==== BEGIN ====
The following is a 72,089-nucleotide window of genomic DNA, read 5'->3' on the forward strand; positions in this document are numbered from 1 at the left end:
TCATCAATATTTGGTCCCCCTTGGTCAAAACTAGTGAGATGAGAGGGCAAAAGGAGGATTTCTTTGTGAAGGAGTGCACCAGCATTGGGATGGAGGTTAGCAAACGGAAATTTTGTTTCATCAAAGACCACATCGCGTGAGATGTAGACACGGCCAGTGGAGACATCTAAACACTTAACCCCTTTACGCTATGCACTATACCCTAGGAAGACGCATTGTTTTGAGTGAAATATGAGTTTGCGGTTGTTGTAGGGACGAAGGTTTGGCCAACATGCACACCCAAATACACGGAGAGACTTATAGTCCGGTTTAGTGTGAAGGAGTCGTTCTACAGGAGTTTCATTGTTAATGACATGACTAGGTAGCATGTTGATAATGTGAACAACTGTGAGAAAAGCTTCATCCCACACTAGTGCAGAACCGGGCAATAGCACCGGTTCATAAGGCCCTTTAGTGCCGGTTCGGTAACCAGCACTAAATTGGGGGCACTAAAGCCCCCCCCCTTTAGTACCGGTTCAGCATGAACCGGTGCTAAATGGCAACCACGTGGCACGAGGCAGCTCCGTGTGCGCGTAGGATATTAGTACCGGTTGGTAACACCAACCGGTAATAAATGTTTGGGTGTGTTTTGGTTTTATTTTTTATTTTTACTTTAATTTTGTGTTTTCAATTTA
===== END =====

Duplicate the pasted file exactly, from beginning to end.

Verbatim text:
The following is a 72,089-nucleotide window of genomic DNA, read 5'->3' on the forward strand; positions in this document are numbered from 1 at the left end:
TCATCAATATTTGGTCCCCCTTGGTCAAAACTAGTGAGATGAGAGGGCAAAAGGAGGATTTCTTTGTGAAGGAGTGCACCAGCATTGGGATGGAGGTTAGCAAACGGAAATTTTGTTTCATCAAAGACCACATCGCGTGAGATGTAGACACGGCCAGTGGAGACATCTAAACACTTAACCCCTTTACGCTATGCACTATACCCTAGGAAGACGCATTGTTTTGAGTGAAATATGAGTTTGCGGTTGTTGTAGGGACGAAGGTTTGGCCAACATGCACACCCAAATACACGGAGAGACTTATAGTCCGGTTTAGTGTGAAGGAGTCGTTCTACAGGAGTTTCATTGTTAATGACATGACTAGGTAGCATGTTGATAATGTGAACAACTGTGAGAAAAGCTTCATCCCACACTAGTGCAGAACCGGGCAATAGCACCGGTTCATAAGGCCCTTTAGTGCCGGTTCGGTAACCAGCACTAAATTGGGGGCACTAAAGCCCCCCCCCTTTAGTACCGGTTCAGCATGAACCGGTGCTAAATGGCAACCACGTGGCACGAGGCAGCTCCGTGTGCGCGTAGGATATTAGTACCGGTTGGTAACACCAACCGGTAATAAATGTTTGGGTGTGTTTTGGTTTTATTTTTTATTTTTACTTTAATTTTGTGTTTTCAATTTA